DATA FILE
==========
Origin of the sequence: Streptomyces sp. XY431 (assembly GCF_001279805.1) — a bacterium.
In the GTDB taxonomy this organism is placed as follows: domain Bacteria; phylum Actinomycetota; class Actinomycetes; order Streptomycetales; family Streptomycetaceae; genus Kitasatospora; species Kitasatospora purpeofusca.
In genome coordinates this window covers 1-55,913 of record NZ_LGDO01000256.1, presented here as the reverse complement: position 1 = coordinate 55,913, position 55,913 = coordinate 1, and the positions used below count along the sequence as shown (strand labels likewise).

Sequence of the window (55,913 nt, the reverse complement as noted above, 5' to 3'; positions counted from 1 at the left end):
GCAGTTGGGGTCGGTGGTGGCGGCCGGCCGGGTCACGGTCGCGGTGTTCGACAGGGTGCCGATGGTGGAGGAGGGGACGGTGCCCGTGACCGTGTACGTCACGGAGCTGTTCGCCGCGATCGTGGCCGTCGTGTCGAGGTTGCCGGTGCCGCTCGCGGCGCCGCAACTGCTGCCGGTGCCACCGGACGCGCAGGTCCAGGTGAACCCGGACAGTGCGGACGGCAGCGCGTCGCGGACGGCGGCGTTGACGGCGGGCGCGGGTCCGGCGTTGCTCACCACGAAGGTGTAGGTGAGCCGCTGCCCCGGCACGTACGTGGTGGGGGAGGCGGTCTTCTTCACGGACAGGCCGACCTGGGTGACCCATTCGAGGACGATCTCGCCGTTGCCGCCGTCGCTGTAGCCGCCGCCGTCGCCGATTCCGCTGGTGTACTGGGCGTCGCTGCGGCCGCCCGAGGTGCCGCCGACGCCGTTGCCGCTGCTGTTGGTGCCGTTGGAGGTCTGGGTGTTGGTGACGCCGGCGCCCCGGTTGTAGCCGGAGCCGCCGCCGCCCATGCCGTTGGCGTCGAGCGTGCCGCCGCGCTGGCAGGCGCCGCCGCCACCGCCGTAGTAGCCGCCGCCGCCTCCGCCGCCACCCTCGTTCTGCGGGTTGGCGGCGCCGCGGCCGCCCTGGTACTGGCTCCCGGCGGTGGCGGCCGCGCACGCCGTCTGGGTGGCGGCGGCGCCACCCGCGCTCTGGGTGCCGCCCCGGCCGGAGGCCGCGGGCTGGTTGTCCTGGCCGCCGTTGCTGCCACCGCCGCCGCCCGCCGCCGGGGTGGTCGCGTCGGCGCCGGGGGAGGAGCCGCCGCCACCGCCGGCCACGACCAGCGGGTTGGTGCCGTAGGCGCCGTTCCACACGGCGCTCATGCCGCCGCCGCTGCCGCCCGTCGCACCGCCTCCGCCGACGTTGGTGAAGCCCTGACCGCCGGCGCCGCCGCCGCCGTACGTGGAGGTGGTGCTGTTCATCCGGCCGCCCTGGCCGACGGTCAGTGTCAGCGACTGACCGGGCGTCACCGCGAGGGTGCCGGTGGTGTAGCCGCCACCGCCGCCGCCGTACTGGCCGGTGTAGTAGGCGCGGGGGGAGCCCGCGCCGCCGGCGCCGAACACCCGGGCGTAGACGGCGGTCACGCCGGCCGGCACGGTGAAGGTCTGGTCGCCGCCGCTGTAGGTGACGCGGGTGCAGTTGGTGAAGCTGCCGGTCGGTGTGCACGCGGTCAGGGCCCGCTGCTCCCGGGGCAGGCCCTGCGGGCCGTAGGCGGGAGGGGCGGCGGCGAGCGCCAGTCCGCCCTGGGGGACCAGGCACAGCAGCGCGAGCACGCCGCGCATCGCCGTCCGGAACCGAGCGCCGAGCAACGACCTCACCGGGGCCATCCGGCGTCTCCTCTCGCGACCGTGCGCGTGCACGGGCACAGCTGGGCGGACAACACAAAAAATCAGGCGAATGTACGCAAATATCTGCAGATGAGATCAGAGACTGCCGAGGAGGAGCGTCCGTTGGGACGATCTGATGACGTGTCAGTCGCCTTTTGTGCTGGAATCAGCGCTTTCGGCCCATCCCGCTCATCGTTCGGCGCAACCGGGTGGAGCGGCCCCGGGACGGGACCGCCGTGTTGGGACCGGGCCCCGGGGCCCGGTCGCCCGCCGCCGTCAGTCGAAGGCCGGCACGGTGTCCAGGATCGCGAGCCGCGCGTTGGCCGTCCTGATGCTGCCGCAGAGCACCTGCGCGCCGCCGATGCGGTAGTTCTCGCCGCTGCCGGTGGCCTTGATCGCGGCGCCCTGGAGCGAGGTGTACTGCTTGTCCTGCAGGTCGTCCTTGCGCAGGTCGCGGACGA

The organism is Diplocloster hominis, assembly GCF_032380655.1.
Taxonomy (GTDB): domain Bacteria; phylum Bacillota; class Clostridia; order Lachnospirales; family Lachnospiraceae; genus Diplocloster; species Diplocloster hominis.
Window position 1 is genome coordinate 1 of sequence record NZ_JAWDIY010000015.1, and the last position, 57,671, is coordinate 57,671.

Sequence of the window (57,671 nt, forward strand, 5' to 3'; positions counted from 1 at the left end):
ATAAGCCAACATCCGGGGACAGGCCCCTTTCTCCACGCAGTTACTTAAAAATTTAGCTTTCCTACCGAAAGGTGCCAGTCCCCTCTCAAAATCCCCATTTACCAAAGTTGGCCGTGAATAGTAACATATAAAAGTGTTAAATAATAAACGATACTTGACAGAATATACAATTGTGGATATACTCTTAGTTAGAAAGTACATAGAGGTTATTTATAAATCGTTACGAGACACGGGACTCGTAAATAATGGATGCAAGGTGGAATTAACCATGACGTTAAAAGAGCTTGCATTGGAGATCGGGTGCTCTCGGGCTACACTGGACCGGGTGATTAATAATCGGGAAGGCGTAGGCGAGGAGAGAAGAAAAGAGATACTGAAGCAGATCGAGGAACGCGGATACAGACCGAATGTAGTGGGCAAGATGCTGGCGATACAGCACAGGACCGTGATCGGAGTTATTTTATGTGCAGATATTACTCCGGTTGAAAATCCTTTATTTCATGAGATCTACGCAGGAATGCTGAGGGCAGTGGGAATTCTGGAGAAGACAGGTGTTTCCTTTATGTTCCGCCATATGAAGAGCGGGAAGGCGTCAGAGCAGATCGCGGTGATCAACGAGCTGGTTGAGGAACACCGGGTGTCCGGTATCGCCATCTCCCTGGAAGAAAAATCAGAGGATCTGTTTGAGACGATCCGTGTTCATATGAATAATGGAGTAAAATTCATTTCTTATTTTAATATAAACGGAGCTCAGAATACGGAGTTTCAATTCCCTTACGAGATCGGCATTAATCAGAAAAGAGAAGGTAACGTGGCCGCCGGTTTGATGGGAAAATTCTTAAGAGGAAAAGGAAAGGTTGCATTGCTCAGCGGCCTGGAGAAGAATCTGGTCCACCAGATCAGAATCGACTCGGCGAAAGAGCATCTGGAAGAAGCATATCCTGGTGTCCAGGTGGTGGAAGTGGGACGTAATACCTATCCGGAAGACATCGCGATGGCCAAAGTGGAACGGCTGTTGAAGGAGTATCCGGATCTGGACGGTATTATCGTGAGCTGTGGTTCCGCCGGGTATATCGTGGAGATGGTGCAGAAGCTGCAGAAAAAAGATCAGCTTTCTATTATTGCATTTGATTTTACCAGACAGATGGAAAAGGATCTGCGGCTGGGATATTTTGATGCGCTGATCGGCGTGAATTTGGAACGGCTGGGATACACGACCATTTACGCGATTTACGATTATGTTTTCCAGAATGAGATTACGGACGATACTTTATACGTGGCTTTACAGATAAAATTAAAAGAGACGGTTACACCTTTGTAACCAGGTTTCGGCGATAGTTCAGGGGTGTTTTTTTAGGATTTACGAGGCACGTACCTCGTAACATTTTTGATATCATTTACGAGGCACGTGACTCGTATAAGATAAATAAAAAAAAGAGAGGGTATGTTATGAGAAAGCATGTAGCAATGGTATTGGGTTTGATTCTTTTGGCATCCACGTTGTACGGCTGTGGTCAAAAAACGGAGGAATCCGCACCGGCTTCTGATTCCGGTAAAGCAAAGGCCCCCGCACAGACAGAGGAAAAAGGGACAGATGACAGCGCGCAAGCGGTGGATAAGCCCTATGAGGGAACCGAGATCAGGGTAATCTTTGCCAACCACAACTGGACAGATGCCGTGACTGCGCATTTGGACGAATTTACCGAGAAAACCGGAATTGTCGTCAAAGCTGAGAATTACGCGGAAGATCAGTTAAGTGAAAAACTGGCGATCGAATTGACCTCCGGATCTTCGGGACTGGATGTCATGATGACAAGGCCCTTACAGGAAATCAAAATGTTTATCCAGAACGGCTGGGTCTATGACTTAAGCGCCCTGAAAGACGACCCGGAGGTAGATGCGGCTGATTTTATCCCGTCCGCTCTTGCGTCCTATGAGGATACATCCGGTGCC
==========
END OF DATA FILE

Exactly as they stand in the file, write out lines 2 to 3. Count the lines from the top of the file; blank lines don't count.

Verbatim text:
In the GTDB taxonomy this organism is placed as follows: domain Bacteria; phylum Actinomycetota; class Actinomycetes; order Streptomycetales; family Streptomycetaceae; genus Kitasatospora; species Kitasatospora purpeofusca.
In genome coordinates this window covers 1-55,913 of record NZ_LGDO01000256.1, presented here as the reverse complement: position 1 = coordinate 55,913, position 55,913 = coordinate 1, and the positions used below count along the sequence as shown (strand labels likewise).